Why Do We Talk to Our Pets?


My dog

Erin Hong, Staff Writer

Despite the tiny embarrassment coming my way, I will not lie:  I talk to my dog all the time. She’s a tiny white toy poodle whose sole entertainments in life are eating and ignoring me. Especially during the quarantine, I find myself talking a lot to her while she stares at me as if I were a pest unworthy of her time. I talk to her about anything: how I feel, how my day went, and whether I prefer the sour cream or the nacho cheese flavored chips. Suddenly, a few days ago, I had a moment of realization. Why am I talking to a creature that is unable to understand anything I am talking about and unable to reply back?

There is actually a professional name for this area of study: anthrozoology. It deals with interactions between humans and animals. Hal Herzog, anthrozoologist and professor of psychology at the University of Western Carolina, says that talking to our pets is totally natural (Thank god – my mom already thinks I’m going crazy.) When people talk to their pets, the pet tends to be a dog, probably because of the natural bond between humans and dogs that has existed during our long history and the therapeutic effect that dogs can have. He also said that we usually speak in short and simple sentences, which seems pretty accurate. I’ve never thought about it before, but when I talk to her, it’s usually a greeting or a closed question and nothing longer. 

I also find my voice going much higher than it usually does when I talk to my dog. I can’t really imagine talking to her like she is a real human being. I searched it up on Elite Daily, and I found out that I am also not the only one who does this. Apparently, this is similar to how we talk to babies. Baby talk is a natural instinct of ours that comes from the want to connect with a baby on a deeper level. We use this sort of speech because “usually babies react well to it and some pets may as well.” According to Beverly B. Palmer, from the psychology department at California State University, “Like a human baby, our pet needs to be protected, is dependent, and fulfills our need to be needed, which is equated with being loved.” Another reason why we might talk to our pets in this manner is because we feel like dogs are little humans. I relate a lot to this, because my dog really just reminds me of a tiny baby. She does have a constant sneer and a look of “I’m better than you,” but I get a feeling that she’s a fragile one and has to be treated carefully. 

I think that another big factor about my conversations with my dog are my languages. I speak Korean and French other than English, which all sound very different. I speak them about the same, so I keep switching them around on a daily basis. My parents only talk to my dog in Korean, though, so my dog only gives me any sign of recognition when she hears Korean. For example, if I tell her “sit” in Korean (the one and only trick she knows), then she sits down somewhat reluctantly. However, when I tell her the same thing in English, she straight-up ignores it. I believe it’s because Korean is the language she hears the most, but it’s interesting to know that she recognizes a certain language in particular. There actually is evidence that suggests that dogs process language similarly to humans. According to a study by Hungary’s Family Dog Project, it was concluded that it was “tricky” to say dogs understand language, but they can at least recognize some of it. It’s pretty cool to find out that dogs register and remember the types of sounds they hear.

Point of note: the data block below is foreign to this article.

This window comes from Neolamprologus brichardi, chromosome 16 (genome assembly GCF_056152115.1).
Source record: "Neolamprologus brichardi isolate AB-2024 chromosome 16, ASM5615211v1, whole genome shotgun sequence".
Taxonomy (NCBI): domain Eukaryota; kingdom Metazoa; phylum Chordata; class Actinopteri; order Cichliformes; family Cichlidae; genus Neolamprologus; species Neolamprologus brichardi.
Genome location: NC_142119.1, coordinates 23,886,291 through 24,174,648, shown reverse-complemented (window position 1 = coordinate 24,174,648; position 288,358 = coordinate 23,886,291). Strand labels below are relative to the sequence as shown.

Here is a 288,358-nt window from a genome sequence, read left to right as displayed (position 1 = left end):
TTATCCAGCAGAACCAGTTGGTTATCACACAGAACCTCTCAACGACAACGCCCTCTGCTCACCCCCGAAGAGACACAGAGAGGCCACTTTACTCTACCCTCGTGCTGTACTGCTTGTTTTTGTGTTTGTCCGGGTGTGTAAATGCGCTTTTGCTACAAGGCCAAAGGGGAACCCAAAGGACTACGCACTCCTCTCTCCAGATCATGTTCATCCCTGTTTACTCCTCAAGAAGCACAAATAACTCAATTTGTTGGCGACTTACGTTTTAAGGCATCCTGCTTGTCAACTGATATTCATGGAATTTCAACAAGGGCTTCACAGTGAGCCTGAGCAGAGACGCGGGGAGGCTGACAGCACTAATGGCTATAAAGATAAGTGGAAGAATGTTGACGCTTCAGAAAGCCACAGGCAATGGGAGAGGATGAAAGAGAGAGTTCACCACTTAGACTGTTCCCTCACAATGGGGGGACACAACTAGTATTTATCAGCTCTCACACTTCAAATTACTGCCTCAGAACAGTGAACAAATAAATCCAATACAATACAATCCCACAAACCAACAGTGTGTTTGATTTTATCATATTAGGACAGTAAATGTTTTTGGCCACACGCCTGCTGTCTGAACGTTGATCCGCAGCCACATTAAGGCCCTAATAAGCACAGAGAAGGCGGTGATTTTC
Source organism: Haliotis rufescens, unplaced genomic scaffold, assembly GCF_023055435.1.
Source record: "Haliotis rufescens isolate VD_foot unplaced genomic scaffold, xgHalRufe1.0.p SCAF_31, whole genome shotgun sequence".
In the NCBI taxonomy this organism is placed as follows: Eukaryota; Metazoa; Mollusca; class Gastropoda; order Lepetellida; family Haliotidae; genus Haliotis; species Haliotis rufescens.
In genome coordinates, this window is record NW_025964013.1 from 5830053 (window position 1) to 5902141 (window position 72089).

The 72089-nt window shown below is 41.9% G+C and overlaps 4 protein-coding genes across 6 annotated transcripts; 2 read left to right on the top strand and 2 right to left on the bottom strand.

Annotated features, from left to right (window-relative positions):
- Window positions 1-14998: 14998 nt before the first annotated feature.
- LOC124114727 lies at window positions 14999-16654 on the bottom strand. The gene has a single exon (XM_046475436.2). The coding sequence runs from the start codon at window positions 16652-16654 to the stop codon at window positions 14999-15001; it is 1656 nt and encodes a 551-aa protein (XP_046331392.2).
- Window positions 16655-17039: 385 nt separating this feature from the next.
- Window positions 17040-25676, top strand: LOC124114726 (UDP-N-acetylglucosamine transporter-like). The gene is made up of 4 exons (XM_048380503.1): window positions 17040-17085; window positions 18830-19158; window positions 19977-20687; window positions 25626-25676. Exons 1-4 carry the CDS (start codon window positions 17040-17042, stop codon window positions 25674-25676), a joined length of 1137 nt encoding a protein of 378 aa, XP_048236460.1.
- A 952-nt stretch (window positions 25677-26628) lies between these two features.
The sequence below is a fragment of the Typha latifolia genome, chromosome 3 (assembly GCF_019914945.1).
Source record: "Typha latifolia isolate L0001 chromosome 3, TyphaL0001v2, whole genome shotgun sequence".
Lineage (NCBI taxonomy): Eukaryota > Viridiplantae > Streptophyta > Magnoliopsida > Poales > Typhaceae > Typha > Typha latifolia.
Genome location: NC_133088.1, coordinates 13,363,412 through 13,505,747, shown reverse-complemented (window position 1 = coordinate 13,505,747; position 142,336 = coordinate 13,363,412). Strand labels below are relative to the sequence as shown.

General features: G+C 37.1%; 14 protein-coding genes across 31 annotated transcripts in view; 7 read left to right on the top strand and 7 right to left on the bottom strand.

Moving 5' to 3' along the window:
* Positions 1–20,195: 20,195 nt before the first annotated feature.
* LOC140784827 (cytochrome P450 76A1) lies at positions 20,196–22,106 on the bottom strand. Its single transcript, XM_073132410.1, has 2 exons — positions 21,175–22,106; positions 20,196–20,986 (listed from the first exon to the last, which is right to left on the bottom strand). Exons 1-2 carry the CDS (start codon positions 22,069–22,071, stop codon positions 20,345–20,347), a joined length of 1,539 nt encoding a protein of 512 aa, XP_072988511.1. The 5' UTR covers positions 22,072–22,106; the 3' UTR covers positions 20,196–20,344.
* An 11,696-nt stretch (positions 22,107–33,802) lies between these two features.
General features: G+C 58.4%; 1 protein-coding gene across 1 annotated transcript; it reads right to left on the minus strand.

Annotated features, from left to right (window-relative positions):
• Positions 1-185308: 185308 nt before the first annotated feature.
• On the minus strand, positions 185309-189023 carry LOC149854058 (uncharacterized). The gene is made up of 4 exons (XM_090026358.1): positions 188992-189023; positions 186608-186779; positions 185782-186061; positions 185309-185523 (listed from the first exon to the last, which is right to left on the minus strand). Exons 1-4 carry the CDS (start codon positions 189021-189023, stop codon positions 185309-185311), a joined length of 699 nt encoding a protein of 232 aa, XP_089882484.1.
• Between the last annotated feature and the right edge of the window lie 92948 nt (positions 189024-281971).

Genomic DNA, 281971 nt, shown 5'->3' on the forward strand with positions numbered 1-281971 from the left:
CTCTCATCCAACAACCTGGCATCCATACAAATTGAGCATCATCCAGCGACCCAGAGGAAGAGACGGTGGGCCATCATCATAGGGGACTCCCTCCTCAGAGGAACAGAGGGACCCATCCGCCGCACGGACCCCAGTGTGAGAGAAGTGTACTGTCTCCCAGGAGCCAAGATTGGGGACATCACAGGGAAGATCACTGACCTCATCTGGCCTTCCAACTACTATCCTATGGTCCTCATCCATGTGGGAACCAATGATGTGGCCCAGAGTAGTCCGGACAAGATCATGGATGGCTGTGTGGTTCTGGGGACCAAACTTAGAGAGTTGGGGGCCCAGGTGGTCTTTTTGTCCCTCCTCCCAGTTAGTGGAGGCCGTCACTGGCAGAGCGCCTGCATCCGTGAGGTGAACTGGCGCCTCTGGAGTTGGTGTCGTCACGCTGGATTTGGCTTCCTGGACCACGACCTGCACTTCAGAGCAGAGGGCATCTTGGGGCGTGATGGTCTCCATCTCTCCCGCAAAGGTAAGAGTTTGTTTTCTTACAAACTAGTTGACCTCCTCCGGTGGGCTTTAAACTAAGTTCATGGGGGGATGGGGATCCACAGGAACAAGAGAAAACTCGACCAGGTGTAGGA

Talking to dogs can also have human benefits. After all, won’t that be why we subconsciously do it? I honestly think that talking to my dog has helped me with my mental health. Lazily rubbing her stomach while lying to her that she looks like a goddess when she really looks like an ungroomed ball of fur can be therapeutic in a way. I’m an only child, and especially during the quarantine, there aren’t as many people to talk to.  Dogs are a great alternative, especially because words are not needed to communicate with them. In my opinion, interactions between humans and dogs are based on emotion, the pitch of the voice, and facial features. I believe it relieves the pressure of having a full, logical conversation. (After all, who likes those?) 

Even if it’s not a dog, talk to any pet you have; you have absolutely nothing to do anyway. Go ahead and make conversation with your cat, rabbit, hamster, guinea pig, iguana, or pet rat. Personally, I’m pretty sure my dog despises me; when I sit next to her on a couch, she jumps to another one. When I talk to her, she looks away. When I take her on walks, she resists following me and sits on the grass. It’s okay. I’m used to the pain. The rare times that she bestows upon me the blessing to get close are times when I find the small calm spots of my day. After all, the adage about how dogs are a person’s best friend didn’t come out of nowhere.